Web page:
YES Network color commentators Donny Marshall & Jim Spanarkel answer three questions on tonight’s game against the Toronto Raptors. Spanarkel is on the call with Ian Eagle for Games 2 and 3, while Marshall will be in the studio.
Spanarkel’s Take On…
Nets’ experience: it plays out in various ways. For example, at the end of the game, with about 2:43 to go in the fourth quarter (in Game 1) and it’s a four-point game, that’s exactly where the Nets want to be, whether they are up by a few or down by a few. They want to be in a position to win the game in the last 5-6 minutes, where Jason Kidd has the opportunity to put in whomever he wants because he has managed minutes throughout the game, and throughout the season. Johnson, Livingston, Williams, Pierce and Garnett – all are confident down the stretch of a game. It forces the Raptors to play straight up because you do not know which player is going to beat you even though the Nets rely on Johnson and Pierce at the end of close games. They are all capable of beating you. They are all smart, and they understand mis-matches. For example, Johnson and D-Will played better statistically throughout game, but it was Pierce who came up with the big shots at the end.
This team is built for the playoffs; the extra time in between games can really be a help to the Nets. The first four games of this series are postured pretty nicely for a veteran team such as the Nets.
It’s sort of like the Yankees in baseball. They always tried to get into a position to get to Mariano Rivera at the end of the game. You put yourself in a position throughout the course of a game to maximize your chances of winning at the end of the game.
Pierce is playing 5-7 years younger than he is and it provides a great deal of confidence to his teammates knowing that coming down the stretch of games. He has a nasty disposition as a competitor, which you need, and which is contagious. Garnett is the same way, but is not relied upon as much down the stretch. He has the same intensity and focus (as Pierce), which is contagious among teammates in the playoffs.
Jason Kidd: he did very well (facing a raucous crowd Saturday). He’s been through a lot as a player; he’s probably thinking, “This is no different than when I played.” He didn’t let the atmosphere rattle him or the players. You try to build for consistency (with your lineup) throughout the season. He’s been very comfortable with the bench throughout the regular season and, even though his bench got outscored on Saturday, it still weathered the storm.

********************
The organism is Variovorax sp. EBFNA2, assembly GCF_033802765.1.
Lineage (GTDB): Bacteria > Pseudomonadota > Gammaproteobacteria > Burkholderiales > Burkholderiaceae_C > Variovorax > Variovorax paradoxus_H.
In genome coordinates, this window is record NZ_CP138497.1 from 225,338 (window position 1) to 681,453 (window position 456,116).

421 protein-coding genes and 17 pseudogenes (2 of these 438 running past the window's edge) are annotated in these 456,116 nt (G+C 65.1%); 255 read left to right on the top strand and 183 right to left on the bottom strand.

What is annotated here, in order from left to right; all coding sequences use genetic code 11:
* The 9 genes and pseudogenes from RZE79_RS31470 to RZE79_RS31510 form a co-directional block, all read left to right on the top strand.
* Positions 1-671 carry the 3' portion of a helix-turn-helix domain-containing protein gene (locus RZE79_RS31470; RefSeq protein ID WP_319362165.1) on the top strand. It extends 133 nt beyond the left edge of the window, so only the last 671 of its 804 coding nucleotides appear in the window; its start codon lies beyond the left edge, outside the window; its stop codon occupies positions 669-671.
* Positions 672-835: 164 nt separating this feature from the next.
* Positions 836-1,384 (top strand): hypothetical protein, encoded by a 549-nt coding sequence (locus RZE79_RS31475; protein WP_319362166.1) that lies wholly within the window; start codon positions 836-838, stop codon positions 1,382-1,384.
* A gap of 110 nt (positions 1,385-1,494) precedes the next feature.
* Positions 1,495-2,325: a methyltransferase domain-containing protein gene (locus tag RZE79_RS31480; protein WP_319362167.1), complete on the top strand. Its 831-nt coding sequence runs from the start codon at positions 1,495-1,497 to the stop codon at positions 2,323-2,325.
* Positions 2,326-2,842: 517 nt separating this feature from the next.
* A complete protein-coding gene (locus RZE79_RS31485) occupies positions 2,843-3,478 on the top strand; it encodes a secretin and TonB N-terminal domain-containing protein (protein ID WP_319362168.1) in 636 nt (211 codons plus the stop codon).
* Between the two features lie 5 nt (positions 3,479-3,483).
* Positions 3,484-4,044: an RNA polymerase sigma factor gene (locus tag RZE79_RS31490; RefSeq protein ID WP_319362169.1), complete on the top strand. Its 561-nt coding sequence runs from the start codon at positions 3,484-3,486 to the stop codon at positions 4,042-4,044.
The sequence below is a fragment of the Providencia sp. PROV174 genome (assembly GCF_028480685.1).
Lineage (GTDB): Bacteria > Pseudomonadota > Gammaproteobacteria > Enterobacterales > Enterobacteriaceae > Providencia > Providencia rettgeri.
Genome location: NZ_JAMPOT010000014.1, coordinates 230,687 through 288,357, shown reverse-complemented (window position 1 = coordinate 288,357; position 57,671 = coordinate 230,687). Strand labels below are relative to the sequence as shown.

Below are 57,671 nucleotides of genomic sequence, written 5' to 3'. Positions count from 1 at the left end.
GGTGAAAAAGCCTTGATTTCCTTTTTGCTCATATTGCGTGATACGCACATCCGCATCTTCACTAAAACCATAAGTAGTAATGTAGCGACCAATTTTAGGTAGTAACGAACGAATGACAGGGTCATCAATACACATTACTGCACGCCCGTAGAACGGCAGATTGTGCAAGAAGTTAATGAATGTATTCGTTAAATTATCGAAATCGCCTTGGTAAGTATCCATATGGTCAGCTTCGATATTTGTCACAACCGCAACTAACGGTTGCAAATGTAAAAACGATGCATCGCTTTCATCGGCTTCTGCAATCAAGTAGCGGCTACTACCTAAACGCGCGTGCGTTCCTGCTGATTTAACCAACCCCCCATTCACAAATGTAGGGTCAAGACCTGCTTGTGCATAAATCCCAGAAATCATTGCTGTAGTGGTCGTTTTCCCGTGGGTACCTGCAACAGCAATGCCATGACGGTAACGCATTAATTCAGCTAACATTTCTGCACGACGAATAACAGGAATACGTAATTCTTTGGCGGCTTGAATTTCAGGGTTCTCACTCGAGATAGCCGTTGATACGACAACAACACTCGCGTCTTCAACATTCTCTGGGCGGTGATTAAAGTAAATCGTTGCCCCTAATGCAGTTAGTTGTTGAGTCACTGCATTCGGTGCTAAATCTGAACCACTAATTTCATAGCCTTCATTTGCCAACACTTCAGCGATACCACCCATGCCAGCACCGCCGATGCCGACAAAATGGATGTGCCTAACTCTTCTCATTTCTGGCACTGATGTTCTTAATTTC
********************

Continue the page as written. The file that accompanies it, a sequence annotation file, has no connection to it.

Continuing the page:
Nets heading into Game 2: The team average about 23 3’s (attempts) per game during regular season, and they were 4-for-24 on Saturday. The bench was 0-12. The expectation is for the bench to settle down and score more. The bench will look to get into a routine, and contribute more in Game 2. I think that the Nets stay with that number of three-point attempts – 24, as long as they continue to look to probe first – looking to pass or go down low – and not “settle” for a 3. They have to confident with their 3 point shots . In the playoffs, each possession is so important, they must make sure it’s a good shot, not a hurried shot.
Raptors heading into Game 2: The Raptors will probably try to focus on a few positives from Game 1. Lowry played well; DeRozan (3-13) will probably want to be more aggressive, more pro-active; I won’t be surprised if you see the Nets continue to keep a second defensive player in his space and to keep the ball from him in his comfort spots on the floor. Ross wasn’t a factor, so I expect him to be more involved and more aggressive. The Raptors turned it over 19 times (in Game 1); look for them to quicken the pace and use their youth and speed …see if that can become a factor.
I think Raptors will pick up the pace a little bit, run up and down the court more. They need to look for opportunities to push the ball. They had problems against the Nets’ half-court defense. They have to look for transition buckets, get down the floor and get into their sets quickly…making a quicker first pass to get their offense started faster.
All in all for the Raptors, it was a four-point game with 2:43 left, their bench played well, their leading scorer did not play well, they defended the Nets from three-point line well. They shouldn’t be overly concerned but they should hope to get off to a quick start to benefit from the loud crowd. I am sure their coach is pointing out that even though they lost, they still had an opportunity to win the game even though they did not play their best game.
One concern for the Raptors is how are they going to slow down Joe Johnson? He’s proven that he can score against anyone; he didn’t have to shoot the three; he’s proven he can pass the ball out of double teams. How can the Raptors match up with Johnson? Most likely sending a second defender at Johnson when he 15 feet and closer to the basket.
I can see also Valanciunas getting more touches.
Click “Next” for Donny Marshall’s takes on the game.